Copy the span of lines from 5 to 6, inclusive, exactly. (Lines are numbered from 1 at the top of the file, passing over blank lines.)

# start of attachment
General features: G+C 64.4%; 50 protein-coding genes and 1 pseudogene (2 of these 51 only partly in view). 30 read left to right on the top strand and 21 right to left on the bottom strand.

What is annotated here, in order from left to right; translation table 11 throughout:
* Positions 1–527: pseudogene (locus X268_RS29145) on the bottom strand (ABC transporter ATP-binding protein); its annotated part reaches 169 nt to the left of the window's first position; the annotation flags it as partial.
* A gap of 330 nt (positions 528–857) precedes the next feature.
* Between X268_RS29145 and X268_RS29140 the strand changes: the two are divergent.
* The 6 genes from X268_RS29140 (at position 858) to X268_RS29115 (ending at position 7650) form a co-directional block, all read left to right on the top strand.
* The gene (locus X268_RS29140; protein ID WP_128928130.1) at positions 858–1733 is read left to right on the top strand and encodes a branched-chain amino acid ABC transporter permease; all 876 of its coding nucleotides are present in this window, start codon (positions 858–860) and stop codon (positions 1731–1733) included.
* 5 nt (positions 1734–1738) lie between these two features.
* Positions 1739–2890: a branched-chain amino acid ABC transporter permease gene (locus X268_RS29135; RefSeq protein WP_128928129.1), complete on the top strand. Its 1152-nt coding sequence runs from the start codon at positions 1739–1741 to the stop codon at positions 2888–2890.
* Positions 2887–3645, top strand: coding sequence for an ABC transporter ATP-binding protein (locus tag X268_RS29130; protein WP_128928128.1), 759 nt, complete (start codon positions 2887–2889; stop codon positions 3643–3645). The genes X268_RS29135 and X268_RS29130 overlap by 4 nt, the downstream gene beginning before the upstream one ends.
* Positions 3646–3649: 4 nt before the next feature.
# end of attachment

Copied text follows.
* Between X268_RS29145 and X268_RS29140 the strand changes: the two are divergent.
* The 6 genes from X268_RS29140 (at position 858) to X268_RS29115 (ending at position 7650) form a co-directional block, all read left to right on the top strand.